It was sweltering hot the day I graduated from medical school. The gym where the ceremony was being held was getting muggy and I was sweating beneath my robes, but I was overjoyed. Sitting on a foldable chair, watching my classmates transform from medical student to doctor, I was surprised and overwhelmed by a rush of emotion. Here I was, a Latinx woman from a low-income family from the borderlands, and I was about to become the first physician in my family. To say that it wasn’t easy is an understatement. Medical school was full of unexpected developments and challenges, and I was underprepared for most of them. I learned almost right away that I was in over my head when I came to medical school. No one around me had done it before, after all, and the fact that I was sitting here sweating at my own graduation ceremony felt like nothing short of a miracle.
Among the many experiences I was not ready for when I started medical school was the lack of stability. The courses cycled much faster during the preclerkship years than they did in undergrad. Just as I was getting the hang of it, the topic and expectations would change, and I would find myself unmoored again. I was also constantly working on different timelines at the same time: My research project would span years, while my current rotation would last only six weeks, and my mentoring gig with the first-year students would last for a few months. My finances were always precarious, even when I tried to plan. And my eating habits were never predictable, especially in my clerkship years. At first, I kept waiting to settle into a routine, hoping to hit a good cadence, before I finally came to accept that it likely would not happen.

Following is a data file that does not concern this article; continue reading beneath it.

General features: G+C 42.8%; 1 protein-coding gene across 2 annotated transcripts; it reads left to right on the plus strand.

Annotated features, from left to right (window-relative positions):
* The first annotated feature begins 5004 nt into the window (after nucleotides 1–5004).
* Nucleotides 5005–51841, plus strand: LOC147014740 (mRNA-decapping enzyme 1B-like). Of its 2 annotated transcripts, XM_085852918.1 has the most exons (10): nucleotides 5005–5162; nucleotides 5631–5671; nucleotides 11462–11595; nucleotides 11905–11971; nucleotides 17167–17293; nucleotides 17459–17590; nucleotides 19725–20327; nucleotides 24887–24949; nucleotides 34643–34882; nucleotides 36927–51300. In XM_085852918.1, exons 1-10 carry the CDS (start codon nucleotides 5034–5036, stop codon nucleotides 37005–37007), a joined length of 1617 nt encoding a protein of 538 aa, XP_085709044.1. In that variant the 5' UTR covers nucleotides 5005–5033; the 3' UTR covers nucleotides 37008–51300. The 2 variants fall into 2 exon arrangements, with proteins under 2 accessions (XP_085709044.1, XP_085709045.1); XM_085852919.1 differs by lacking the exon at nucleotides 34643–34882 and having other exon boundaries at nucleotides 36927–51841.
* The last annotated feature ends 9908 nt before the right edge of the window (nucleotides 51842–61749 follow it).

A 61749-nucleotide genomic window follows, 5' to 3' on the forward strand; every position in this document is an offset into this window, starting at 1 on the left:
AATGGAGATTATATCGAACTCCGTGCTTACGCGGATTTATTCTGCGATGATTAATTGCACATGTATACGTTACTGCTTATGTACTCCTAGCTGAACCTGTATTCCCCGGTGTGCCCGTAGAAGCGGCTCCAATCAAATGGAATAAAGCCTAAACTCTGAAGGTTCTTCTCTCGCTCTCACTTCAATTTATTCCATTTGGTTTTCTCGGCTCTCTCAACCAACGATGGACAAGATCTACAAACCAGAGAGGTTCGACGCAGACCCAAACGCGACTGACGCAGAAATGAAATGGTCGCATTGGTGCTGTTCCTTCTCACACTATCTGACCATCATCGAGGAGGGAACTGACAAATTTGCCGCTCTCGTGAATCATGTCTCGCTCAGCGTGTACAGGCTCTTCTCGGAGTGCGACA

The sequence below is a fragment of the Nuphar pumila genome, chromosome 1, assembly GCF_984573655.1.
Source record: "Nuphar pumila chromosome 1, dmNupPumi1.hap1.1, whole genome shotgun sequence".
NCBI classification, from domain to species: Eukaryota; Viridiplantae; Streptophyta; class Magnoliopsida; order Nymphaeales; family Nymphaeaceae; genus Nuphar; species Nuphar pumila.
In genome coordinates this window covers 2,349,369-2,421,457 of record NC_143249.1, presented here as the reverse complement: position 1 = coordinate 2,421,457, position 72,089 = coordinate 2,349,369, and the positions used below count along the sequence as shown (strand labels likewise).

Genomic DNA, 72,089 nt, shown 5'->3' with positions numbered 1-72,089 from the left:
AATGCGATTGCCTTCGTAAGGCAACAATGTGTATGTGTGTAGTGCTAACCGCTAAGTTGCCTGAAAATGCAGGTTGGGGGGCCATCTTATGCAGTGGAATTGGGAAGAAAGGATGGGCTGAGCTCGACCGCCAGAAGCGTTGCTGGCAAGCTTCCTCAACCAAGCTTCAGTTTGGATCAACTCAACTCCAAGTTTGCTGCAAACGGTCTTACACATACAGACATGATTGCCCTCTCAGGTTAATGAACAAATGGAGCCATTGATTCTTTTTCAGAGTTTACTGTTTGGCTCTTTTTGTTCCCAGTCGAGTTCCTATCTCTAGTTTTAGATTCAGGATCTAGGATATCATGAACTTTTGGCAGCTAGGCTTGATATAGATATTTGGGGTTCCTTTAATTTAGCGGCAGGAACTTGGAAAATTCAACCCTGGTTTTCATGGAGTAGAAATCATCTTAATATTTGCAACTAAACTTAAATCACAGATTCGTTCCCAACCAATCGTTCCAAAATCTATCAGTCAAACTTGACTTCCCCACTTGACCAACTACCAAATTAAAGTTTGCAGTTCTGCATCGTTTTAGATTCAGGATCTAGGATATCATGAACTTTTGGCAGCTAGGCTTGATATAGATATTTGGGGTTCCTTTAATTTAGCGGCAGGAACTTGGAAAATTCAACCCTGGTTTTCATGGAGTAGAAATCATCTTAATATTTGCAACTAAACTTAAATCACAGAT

I was also not ready for the isolation that I experienced when I first started medical school. There is a wide gap in student privilege, and I was underprepared for navigating this difference. It never failed to amaze me how many of my classmates had parents who were doctors. If their parents weren’t doctors, then they usually came from families that were well-off financially. There were precious few other students whose parents weren’t doctors, and even fewer still who came from low-income families. Perhaps a part of my struggle was due to how uneven the playing field was. It makes a difference when parents can subsidize your one-bedroom apartment and your groceries, or help you get connections for research or mentorship. Those of us who were less fortunate, including many who are underrepresented minorities and first-generation students, had to compromise: working part time when we could, enrolling in welfare programs, learning how to network from scratch, and being comfortable with cold emailing potential mentors.
Perhaps the most surprising development was that my sense of self changed. A friend of mine who is also a first-generation student once told me, “The person I was when I started medical school is not who I am now.” I find this holds true for me as well. Before medical school, I wasn’t someone who failed, but with the challenges so much steeper than before, I became someone who could fail, and did. I find that I cry more easily than I did in the past, and have had to accept that I am an emotional person, when previously, I was convinced I wasn’t.